Even according to Longerich’s own narrative, Goebbels, with a very few exceptions, was the driving force in cultural policy, Hjalmar Schacht in economics (at least until 1937), Heinrich Himmler in coercion and repression, Robert Ley in the creation of the “Strength Through Joy” scheme for workers’ leisure, and so on. Given Hitler’s chaotic working habits as described by Longerich, one should not expect otherwise. And on occasions such as the formulation of the Nuremberg race laws, Hitler is described in this book as reacting to events rather than shaping them. You don’t have to go to the opposite extreme of regarding Hitler’s policies as the product of structural pressures in the regime to realise that Longerich’s bold claims for Hitler’s responsibility for everything are overdone. He claims, for example, that Hitler’s willpower kept the Germans going to the bitter end of the war, but a mass of recent research shows there were many other reasons, from fear of the Gestapo and terror of the Red Army to strong allegiance to German national identity. In the end, therefore, neither of these books comes close to supplanting the standard modern biographies by Kershaw and Ullrich.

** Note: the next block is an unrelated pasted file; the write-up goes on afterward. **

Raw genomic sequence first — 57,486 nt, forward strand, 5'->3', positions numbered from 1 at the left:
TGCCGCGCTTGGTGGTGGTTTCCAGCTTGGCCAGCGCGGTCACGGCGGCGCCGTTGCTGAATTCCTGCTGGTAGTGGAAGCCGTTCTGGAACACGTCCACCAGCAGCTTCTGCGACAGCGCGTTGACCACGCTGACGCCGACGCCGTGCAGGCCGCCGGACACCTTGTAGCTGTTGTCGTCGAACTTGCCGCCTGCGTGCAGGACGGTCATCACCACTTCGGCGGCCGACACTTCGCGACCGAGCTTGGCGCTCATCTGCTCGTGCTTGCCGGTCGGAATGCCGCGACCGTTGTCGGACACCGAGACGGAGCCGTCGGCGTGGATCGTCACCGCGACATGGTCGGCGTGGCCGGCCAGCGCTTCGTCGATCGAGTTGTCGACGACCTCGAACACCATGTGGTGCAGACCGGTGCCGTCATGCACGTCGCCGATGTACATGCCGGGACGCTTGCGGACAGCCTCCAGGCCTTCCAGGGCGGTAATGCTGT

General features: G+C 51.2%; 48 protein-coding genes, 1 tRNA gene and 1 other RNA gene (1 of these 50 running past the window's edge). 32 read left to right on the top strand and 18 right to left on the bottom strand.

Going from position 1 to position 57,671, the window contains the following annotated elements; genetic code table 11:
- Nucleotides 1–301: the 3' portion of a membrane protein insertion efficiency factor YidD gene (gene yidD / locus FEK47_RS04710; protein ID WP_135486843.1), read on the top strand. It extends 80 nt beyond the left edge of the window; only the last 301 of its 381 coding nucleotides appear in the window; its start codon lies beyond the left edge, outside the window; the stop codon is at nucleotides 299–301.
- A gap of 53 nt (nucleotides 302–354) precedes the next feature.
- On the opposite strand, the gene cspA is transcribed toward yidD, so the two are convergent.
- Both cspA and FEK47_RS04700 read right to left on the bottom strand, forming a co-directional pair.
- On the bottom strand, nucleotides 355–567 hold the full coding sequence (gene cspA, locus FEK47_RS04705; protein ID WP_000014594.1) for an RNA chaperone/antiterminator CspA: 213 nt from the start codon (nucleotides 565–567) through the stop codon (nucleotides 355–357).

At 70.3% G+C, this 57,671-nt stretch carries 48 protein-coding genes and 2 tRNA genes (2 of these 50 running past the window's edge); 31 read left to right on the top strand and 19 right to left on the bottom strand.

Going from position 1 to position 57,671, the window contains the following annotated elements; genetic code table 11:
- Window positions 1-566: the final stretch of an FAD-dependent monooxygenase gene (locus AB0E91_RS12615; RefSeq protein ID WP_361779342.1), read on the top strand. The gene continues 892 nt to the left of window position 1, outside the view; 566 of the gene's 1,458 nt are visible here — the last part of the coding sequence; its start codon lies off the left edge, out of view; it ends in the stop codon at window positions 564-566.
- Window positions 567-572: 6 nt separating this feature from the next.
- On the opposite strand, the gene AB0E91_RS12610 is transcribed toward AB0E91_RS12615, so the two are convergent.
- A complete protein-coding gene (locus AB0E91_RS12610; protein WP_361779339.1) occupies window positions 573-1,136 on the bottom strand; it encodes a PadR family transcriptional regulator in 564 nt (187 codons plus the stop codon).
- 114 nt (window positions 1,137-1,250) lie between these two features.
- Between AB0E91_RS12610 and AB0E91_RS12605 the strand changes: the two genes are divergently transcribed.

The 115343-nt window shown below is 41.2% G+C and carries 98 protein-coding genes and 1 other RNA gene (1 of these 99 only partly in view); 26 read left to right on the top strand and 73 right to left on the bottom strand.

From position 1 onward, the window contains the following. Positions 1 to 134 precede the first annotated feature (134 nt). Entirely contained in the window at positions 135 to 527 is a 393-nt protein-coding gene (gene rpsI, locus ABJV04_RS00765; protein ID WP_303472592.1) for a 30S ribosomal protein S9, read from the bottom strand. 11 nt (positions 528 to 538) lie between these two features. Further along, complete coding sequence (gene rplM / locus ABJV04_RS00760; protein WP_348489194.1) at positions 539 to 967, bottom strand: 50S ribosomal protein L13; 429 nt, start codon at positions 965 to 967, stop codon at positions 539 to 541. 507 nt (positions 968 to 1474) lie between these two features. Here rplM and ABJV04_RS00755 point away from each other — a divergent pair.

Image result for photo of hitler

 

APPEASEMENT: CHAMBERLAIN, HITLER, CHURCHILL, AND THE ROAD TO WAR by Tim Bouverie

Image result for picture of neville chamberlain
(Neville Chamberlain after returning from the Munich Conference)

In 1961 the controversial British historian, A.J.P. Taylor published THE ORIGINS OF THE SECOND WORLD WAR arguing that the war was caused by the appeasement policies pursued by England and France toward Nazi Germany.  He further purported that Adolf Hitler was more of a traditional European statesman who easily could have been stopped in March 1936 at the Rhineland bridges had England and France had the will to do so.  This book created a firestorm in academic circles and over the years numerous historians have challenged Taylor’s conclusions. Among the first was J.W. Wheeler-Bennett’s MUNICH: PROLOGUE TO TRAGEDY followed later by Telford Taylor’s MUNICH: THE PRICE OF PEACE, Lynne Olson’s TROUBLESOME YOUNG MEN: THE REBELS WHO HELPED SAVE ENGLAND,  David Faber’s MUNICH THE 1938 APPEASEMENT CRISIS, and last year a fictional account was written by Robert Harris.  These books among many others lay out the counter argument to Taylor that even though Anglo-Franco appeasement was responsible for the war, Hitler would have stopped at nothing to achieve at a minimum domination of Europe.